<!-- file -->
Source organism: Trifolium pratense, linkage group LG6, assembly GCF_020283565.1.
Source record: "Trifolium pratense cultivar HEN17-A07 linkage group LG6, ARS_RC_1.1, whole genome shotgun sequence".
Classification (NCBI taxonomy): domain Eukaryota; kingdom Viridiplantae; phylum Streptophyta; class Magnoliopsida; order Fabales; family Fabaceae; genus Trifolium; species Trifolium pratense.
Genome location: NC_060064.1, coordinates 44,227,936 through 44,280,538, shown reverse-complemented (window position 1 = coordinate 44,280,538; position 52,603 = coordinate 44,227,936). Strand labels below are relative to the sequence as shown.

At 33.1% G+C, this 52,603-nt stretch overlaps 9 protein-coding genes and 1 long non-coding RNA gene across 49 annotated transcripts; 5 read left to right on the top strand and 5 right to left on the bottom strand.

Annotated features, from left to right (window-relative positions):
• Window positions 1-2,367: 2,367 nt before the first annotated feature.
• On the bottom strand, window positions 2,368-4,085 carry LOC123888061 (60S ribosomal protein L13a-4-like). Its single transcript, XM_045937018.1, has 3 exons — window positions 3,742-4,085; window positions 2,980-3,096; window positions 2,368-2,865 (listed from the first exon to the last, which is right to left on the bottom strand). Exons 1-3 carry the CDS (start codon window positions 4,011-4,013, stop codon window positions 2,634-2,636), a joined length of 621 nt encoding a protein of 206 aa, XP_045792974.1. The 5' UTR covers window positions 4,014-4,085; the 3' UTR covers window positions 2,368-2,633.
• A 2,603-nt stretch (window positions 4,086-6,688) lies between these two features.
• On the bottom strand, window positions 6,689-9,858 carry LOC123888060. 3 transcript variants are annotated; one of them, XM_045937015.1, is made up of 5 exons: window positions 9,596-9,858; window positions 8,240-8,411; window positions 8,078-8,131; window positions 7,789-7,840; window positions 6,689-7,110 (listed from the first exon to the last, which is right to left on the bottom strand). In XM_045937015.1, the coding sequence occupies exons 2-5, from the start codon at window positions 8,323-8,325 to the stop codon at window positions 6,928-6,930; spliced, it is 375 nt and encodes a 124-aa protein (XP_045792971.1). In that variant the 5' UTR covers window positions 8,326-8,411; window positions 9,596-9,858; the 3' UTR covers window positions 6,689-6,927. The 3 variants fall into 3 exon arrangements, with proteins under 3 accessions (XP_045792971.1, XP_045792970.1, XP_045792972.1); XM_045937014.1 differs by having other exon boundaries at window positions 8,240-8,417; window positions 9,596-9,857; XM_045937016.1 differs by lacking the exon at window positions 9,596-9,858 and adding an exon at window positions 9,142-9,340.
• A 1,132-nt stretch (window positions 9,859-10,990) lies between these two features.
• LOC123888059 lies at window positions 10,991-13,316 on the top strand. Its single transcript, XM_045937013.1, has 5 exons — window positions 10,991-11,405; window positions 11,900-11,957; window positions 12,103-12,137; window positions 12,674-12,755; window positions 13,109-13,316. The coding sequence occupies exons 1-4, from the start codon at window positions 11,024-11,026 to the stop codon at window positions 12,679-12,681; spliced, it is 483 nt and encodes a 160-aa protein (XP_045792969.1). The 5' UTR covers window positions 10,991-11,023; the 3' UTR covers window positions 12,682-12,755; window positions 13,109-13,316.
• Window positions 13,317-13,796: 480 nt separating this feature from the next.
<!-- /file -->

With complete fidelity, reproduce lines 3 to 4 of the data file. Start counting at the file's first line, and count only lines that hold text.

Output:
Classification (NCBI taxonomy): domain Eukaryota; kingdom Viridiplantae; phylum Streptophyta; class Magnoliopsida; order Fabales; family Fabaceae; genus Trifolium; species Trifolium pratense.
Genome location: NC_060064.1, coordinates 44,227,936 through 44,280,538, shown reverse-complemented (window position 1 = coordinate 44,280,538; position 52,603 = coordinate 44,227,936). Strand labels below are relative to the sequence as shown.